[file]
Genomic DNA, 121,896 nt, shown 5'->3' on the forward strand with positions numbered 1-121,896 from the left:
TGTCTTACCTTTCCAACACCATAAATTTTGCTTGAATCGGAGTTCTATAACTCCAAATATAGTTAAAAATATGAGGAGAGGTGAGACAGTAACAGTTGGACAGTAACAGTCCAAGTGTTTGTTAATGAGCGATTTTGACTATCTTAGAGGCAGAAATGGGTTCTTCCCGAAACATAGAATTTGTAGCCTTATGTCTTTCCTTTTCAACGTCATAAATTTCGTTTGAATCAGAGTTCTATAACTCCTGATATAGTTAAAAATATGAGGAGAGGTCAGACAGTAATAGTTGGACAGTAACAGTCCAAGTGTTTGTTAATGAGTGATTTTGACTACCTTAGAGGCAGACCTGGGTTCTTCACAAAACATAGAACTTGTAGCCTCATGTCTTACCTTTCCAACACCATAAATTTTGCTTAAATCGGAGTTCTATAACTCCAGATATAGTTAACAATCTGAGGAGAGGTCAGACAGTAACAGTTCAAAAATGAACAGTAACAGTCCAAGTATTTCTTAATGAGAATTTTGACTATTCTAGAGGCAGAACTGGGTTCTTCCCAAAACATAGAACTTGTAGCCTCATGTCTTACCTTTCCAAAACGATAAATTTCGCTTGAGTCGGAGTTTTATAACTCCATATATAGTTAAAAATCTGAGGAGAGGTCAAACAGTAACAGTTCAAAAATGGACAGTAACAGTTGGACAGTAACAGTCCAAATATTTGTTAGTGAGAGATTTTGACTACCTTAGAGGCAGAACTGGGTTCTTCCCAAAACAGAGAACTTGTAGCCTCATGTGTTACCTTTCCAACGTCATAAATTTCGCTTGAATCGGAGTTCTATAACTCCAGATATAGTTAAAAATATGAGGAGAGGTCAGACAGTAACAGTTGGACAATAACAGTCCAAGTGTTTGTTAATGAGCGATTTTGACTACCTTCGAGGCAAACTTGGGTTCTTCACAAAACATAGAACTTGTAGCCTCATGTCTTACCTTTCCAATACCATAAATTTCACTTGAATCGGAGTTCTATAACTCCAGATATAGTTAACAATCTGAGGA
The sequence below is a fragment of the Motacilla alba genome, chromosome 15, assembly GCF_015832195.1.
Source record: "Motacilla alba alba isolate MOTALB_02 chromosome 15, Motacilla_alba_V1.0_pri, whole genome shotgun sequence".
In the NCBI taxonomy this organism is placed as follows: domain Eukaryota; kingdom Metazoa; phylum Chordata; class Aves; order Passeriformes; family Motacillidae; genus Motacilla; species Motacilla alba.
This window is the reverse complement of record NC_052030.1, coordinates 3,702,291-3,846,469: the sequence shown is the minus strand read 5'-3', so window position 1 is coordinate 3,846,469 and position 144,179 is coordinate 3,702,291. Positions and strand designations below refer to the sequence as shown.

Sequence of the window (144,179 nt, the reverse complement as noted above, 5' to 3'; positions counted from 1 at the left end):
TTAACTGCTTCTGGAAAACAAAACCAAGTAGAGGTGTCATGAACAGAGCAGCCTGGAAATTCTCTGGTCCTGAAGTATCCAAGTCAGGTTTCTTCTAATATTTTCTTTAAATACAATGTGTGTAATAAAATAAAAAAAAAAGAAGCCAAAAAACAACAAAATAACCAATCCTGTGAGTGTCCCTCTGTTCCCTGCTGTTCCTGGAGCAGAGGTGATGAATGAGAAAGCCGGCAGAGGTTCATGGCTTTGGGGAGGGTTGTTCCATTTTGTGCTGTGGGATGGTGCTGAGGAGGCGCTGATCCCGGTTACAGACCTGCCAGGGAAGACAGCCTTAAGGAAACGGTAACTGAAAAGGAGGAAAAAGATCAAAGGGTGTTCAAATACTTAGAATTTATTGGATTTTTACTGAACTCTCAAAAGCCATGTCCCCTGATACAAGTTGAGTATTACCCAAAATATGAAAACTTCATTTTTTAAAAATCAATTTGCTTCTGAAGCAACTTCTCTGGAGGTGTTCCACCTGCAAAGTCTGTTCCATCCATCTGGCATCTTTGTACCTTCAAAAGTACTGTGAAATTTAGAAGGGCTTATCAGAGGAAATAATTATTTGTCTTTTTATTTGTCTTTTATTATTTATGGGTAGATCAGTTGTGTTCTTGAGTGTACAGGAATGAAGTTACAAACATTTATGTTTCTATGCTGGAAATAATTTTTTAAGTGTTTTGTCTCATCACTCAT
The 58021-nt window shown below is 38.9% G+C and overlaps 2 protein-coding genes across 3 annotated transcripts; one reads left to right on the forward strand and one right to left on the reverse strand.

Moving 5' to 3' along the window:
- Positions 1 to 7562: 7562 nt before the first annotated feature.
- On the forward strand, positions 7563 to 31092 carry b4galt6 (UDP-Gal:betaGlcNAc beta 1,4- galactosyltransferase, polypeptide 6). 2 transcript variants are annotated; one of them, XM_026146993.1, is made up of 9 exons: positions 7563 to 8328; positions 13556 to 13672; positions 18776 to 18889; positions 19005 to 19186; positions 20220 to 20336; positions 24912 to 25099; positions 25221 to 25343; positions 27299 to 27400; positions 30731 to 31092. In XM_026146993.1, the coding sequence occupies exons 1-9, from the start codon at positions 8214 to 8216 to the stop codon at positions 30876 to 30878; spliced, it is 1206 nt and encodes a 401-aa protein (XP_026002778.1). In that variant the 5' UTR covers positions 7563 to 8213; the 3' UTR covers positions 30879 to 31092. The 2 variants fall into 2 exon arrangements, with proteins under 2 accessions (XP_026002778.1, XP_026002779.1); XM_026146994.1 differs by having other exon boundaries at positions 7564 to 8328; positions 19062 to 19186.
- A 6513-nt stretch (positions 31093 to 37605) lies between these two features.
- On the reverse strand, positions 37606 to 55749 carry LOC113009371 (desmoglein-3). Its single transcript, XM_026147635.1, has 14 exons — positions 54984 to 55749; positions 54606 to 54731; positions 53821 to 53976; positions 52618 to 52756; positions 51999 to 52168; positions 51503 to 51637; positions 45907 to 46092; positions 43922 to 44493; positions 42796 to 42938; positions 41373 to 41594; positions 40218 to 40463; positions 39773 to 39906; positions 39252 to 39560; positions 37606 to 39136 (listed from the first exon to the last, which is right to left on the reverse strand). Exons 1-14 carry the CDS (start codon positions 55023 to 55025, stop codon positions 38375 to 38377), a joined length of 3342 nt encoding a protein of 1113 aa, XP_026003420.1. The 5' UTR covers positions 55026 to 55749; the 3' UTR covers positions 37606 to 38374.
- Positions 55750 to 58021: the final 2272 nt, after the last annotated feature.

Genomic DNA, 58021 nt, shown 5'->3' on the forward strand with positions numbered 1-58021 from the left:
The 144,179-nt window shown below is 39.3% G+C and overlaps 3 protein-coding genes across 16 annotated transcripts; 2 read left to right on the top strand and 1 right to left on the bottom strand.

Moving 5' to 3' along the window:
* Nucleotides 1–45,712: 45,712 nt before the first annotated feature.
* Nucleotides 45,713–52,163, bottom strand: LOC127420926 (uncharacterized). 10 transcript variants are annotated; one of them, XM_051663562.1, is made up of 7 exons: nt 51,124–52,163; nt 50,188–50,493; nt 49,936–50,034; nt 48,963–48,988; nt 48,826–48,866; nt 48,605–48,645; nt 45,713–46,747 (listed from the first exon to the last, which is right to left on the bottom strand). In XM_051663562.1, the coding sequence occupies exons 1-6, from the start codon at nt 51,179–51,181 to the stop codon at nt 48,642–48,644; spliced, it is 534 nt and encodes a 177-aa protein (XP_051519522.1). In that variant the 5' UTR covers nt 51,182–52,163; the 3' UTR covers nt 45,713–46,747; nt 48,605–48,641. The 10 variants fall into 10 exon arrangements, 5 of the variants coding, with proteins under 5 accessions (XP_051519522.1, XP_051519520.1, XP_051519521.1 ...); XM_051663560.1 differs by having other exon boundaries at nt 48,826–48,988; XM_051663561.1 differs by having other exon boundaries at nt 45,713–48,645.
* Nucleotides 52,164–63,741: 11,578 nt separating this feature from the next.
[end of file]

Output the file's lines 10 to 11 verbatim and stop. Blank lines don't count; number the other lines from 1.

Moving 5' to 3' along the window:
- Positions 1 to 7562: 7562 nt before the first annotated feature.